Boro Kimono

Boro Kimonos: Threads of History

Indigo Plant and Indigo Dye Powder

In 2018 Trey Trahan contacted me to photograph some of the Boro kimonos in his collection. Both Trey and I were impressed by the rich cultural beauty embodied in these pieces of Japanese antiquity. Boro Kimonos: Threads of History, bears homage to the inspiration, workmanship, and heritage of the creators of Japanese Boro kimonos. These kimonos date to the Edo period (1603–1867) which marked a significant period when indigo and cotton were prominent in the textile industry. I perceived the kimonos as a continuum: threads that connect different aspects of human utilization of plants, differing levels of society, and on a more personal level, artists separated in time by hundreds of years.

I approached the photography for this project at two scales: full-view photographs and close-ups images focusing on details of the fabric. I then combined some of these images to create scroll-like, comprehensive renderings of the fabric.

Full view photographs of the Boro Kimonos portray their grandeur as clothing, macrophotographs reveal the details of their fabrics. The term Boro describes a tattered appearance resulting from mending, re-mending, and patching of garments.

Otsuzure kimono: Wisteria Bast and Paper

Detail of Otsuzure Kimono

The Otsuzure kimono illustrates the ingenuity of in the Meiji period. From a distance, this kimono looks as if it is denim, but, in fact, the fabric is a weave of wisteria fibers and paper. Strips of paper, most likely mulberry with its long fibers, were spun into yarn. This paper yarn was, in turn, twirled around wisteria fibers that were dyed with indigo and woven into fabric. Or, possibly, the indigo dye was applied to the garment after it was completed. Women in fishing and farming families created sturdy and beautiful work kimonos worn by farmers and fisherman. The lighter-colored area most likely indicates areas worn and creased by workers’ toils.

Saki-Ori Kimono

The unique look of the Saki-Ori kimono – with its distinct linear weave design – is born from the way it was woven. Indigo-dyed cotton remnants, torn and twisted into strips, were inter-woven with bast to create a strongly textured and vibrantly colored cloth.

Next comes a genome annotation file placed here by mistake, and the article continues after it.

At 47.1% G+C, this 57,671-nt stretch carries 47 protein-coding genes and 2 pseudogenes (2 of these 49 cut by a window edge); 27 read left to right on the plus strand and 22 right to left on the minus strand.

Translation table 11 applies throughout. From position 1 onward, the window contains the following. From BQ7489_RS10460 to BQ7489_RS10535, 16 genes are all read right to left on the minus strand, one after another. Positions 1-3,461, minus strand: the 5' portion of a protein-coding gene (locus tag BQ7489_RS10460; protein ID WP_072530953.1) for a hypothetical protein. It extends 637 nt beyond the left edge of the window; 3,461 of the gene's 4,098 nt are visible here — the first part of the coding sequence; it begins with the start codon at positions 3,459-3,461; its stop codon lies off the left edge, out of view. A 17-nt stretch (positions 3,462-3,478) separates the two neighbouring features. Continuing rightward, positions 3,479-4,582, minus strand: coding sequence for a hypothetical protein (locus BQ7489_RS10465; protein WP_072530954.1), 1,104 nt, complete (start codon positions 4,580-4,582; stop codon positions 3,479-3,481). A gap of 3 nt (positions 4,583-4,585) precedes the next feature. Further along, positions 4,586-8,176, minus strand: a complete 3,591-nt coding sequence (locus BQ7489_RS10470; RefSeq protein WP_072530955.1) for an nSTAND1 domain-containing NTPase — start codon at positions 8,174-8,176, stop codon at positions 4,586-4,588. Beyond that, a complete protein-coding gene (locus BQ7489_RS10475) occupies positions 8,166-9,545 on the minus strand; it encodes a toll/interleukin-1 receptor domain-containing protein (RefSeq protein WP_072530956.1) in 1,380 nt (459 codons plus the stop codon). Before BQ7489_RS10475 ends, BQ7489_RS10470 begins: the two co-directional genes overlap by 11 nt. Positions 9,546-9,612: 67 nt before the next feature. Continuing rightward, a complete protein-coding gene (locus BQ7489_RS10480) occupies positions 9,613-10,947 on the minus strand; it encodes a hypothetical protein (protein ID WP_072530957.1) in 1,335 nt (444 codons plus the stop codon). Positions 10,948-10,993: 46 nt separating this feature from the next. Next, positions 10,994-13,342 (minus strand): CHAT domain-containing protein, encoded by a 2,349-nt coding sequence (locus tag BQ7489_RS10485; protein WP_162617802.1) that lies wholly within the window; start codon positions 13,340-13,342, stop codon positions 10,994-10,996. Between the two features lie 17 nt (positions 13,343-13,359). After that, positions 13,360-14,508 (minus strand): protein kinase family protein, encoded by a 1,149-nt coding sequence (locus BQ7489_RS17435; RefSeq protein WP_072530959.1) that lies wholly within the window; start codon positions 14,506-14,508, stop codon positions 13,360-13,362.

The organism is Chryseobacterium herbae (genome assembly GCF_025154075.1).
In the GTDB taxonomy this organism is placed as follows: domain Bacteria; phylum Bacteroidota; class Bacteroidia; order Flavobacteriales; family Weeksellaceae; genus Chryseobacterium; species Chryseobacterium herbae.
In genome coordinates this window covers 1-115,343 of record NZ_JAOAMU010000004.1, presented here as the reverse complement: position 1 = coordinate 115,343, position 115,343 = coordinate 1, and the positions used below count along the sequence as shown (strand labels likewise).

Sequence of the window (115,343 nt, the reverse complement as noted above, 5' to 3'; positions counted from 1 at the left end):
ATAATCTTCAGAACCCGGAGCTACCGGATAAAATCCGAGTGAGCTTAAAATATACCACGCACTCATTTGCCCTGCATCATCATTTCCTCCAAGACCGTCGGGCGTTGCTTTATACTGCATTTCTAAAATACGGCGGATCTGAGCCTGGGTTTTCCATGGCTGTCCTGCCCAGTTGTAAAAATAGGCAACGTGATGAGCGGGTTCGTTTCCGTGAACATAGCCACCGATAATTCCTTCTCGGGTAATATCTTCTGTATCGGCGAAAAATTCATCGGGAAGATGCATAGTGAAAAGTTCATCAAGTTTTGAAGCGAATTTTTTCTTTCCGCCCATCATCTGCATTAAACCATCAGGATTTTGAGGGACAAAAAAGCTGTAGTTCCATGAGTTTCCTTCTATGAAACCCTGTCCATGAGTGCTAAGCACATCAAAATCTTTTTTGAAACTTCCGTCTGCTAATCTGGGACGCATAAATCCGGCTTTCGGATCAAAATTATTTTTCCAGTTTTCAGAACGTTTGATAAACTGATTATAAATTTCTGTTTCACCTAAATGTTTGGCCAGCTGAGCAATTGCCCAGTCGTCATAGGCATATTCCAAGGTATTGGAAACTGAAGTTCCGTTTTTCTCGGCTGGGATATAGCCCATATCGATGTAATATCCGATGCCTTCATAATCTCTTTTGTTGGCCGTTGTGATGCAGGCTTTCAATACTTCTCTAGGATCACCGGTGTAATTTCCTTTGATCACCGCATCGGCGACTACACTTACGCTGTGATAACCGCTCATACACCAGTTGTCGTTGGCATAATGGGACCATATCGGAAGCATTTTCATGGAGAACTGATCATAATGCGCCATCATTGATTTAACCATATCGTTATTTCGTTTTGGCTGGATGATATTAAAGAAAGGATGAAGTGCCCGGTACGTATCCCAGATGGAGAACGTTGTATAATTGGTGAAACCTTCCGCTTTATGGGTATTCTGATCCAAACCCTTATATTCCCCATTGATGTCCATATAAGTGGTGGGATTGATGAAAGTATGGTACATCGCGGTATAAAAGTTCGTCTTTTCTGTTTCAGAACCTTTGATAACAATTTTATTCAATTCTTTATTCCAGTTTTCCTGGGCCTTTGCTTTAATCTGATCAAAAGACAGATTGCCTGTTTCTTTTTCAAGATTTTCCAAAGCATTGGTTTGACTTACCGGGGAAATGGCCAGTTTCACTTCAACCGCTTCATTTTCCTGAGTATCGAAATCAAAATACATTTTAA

Macrophotography reveals the details of the kimono fabrics. On the sleeves the stitched starburst or floral motif suggests that this garment was made for special occasions.

Detailed photographs of Saki-Ori Kimono

The fabric’s undulating weave and variation in blue hues provoke a feel of flowing water.

Tapestry created from details of Saki-Ori kimono

The Atlantic Ocean (Photograph by Emily Owens)

Waves of the Atlantic Ocean superimposed onto the digitally created Saki-Ori kimono tapestry

Okusozakkuri Kimono: Bast fabric (probably Hemp) with indigo-dyed cotton patches.

The Okusozakkuri kimono made of waste bast fibers shows the hardship and poverty endured by much of the Japanese population in the Edo and early Meiji period. While the best bast fibers were sold, the left-over waste was used to make yarn to weave into clothing.

Detail of cotton patches on Okusozakkuri kimono, Detail of cotton patch on Okusozakkuri kimono

Hantens are jacket-length garments made from scraps of indigo-dyed cotton, carefully stitched together. The multiple layers of stitched patches reveal reinforcing of worn hantens with new scraps of fabric. As the layers built up, the hanten gained durability and warmth.

Indigo-dyed cotton Sashiko hanten: Interior (top photographs) and Exterior (bottom photographs).

Details of fabric from Sashiko hanten

Close-up photographs of the details of the fabrics reveal varying designs: patterns of shells, crosses, plaids, and geometric figures.

Detail from Interior of Sashiko hanten             Detail from Exterior of Sashiko hanten

The interior and exterior designs of this hanten are distinctly different. The bright patchwork landscape of the interior fabric contrasts with the exterior’s subtle color transitions.

Detailed Images Joined into Photographic Scroll-like Tapestries

Sashiko Hanten with areas photographed for details outlined in yellow

Areas outlined in yellow depict the five details used for constructing the digital Sashiko tapestry

By creating digital threads, I wove together close-up photographic details to create original renderings of the fabric as scroll-like tapestries.

Five details of Sashiko hanten kimono used to create digital tapestry

White areas on represent areas of details not included in the Sashiko hanten tapestry

Sashiko hanten tapestry

Sashiko hanten Tapestries Mounted in Japanese hanging scroll tradition

As I studied each detail of the hanten, I observed two defining features: fragility and durability. At first these qualities seemed in opposition, but, to me, these attributes arise from the hanten’s journey from its creative origins to its ultimate utility. The patches added reinforced and preserved its integrity, adding to its character and value as a historical piece of folk art.